A letter from the Queen, a signed card from Prime Minister Jacinda Ardern and a shindig at the local RSA is how long-time Mangawhai resident Ron Piaggi is celebrating his forthcoming birthday – the magical milestone of 100.
Born in Wellington on June 9 1920, Ron’s life has spanned many eras and been witness to many changes in culture, social structure, fashion and politics. He can recall childhood memories of being hungry through the Great Depression and has served through World War II in three different services, the first Kiwi to ever to do so.
At the young age of 12 he nearly died while saving his brother from drowning, and recalls how ‘my whole life flashed through my mind in a matter of seconds, it was so spooky’, and survived both malaria and yellow fever in the war.
Married for over 50 years to late wife Marjory, and a father of six, Ron’s large family now includes 11 grandchildren and nine great-grandchildren.
The active, independent centurion still cooks for himself and is known for his ‘scrumptious’ tomato relish, ‘I’ve cooked all my life, you name it, I’ve cooked it’.
He even holds a current driver’s license, often driving to local shops, to Waipu’s butchery or to Hakaru RSA, where he is Patron, to meet friends for a drink.
Through all his years, and apart from family times, the WWII veteran says his favourite days were just before the war.
“Things were different back then, men were gentlemen, opening doors for ladies, that kind of thing,” he says. “A crowd of us would go dancing five nights a week in the local dance halls which were everywhere back then, that’s where I first met Marjory briefly; we didn’t meet again till after the war.”
Growing up in Wellington, Ron was the second oldest of four brothers and a sister, attending Marist Brothers School before leaving in Year 6 to work at Croxley Printers. Then war came to New Zealand.
“When I was 20, I went down to enlist with my older brother but you had to be 21 so I joined the local army service corps in Dannevirke instead,” he says. “One night while out on the town having a few drinks a mate and I joined the Merchant Service, and I ended up doing four round trips between Wellington and Egypt aboard a hospital ship.”
Ron spent the next two years and four months travelling across oceans and seas from Egypt to Australia, Ceylon, India, Middle East, South Africa and New Zealand, transporting injured soldiers back to their homelands.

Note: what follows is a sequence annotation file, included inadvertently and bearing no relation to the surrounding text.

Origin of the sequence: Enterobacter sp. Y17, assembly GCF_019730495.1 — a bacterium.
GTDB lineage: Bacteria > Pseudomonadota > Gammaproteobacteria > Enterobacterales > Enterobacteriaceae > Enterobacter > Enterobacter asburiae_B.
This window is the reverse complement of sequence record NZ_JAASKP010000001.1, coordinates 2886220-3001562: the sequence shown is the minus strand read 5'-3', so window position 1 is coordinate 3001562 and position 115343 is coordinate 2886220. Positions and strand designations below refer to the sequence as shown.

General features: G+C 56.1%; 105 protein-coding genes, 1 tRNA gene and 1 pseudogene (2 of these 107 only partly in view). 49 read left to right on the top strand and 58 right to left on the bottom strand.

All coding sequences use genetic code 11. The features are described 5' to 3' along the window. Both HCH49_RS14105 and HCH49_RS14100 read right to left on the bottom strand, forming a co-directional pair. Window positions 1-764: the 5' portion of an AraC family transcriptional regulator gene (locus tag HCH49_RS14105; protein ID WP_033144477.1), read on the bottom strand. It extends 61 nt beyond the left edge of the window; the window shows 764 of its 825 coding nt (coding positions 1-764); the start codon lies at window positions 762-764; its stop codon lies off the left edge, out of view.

“I then did three years and seven months in hazardous service on a minesweeper for the Royal New Zealand Navy… a total of five years and eleven months in service.”
After the war a chance meeting led Marjory back to Ron, when she happened to board his ship which was touring the country. The couple soon married and eventually moved to Auckland in the 1950s to raise their growing family.
Passionate about cars, his favourites being his former ’64 V8 Ford Fairlane and ’39 Chevy and a love he shares with son Chris, Ron’s working life often revolved around vehicles, from auto parts sales and employment in garages. He also drove trucks for Winstone quarry and was a weekend coach driver from Auckland to Ruapehu as well as driving skiers and crew up and down the mountain, ‘called ‘the goat run’, it was good fun’.
Daughter Heather Tobin remembers her father often worked two jobs to support the family.
“With six children, I remember Dad would often come in and have his meal then would have to go out again at his secondary job, pumping petrol or working in a garage at night,” she says. “He always worked hard to give us the best, we never went without, always got great Christmas presents… had a great family life.”
When Marjory became unwell in her later years, Ron cared for her until she passed away in her early 80’s, moving to Mangawhai a short time after in 2000.
Although a smoker till his early 70’s, Heather believes she knows her father’s secret to a long life: ‘keeping his brain active’.
“He never turns the TV on until five o’clock, loves music, loved dancing, likes to talk to people on the phone, does word searches, is dedicated to jigsaw puzzles and cooks for himself,” she says. “Up to a few years ago he also would have a whiskey every night… I think it’s all helped him to stay young.”
§ A real hero at his local returned serviceman’s association, Hakaru & Districts RSA and the family are holding a special birthday celebration for Ron Piaggi at the RSA , 733 Settlement Road, on Saturday June 13, starting 12pm.
“Out on the town having a few drinks a mate and I joined the Merchant Service…”
Family man and centurion Ron Piaggi, with three of his six children by his blue car which he still drives regularly. Pictured from left, Sandra Tobin, Chris Piaggi, Ron, and Heather Tobin. Absent are Steve, Gail and Richard Piaggi. PHOTO/SUPPLIED
A showcase of dedicated service along with the veteran’s medals and a ‘Certificate of Appreciation’ signed by former Prime Minister Helen Clark. Friends Sue and Charlie Shepard say ‘Ron is a very loved and cherished man by all his family… a special person to many’. PHOTO/JULIA WADE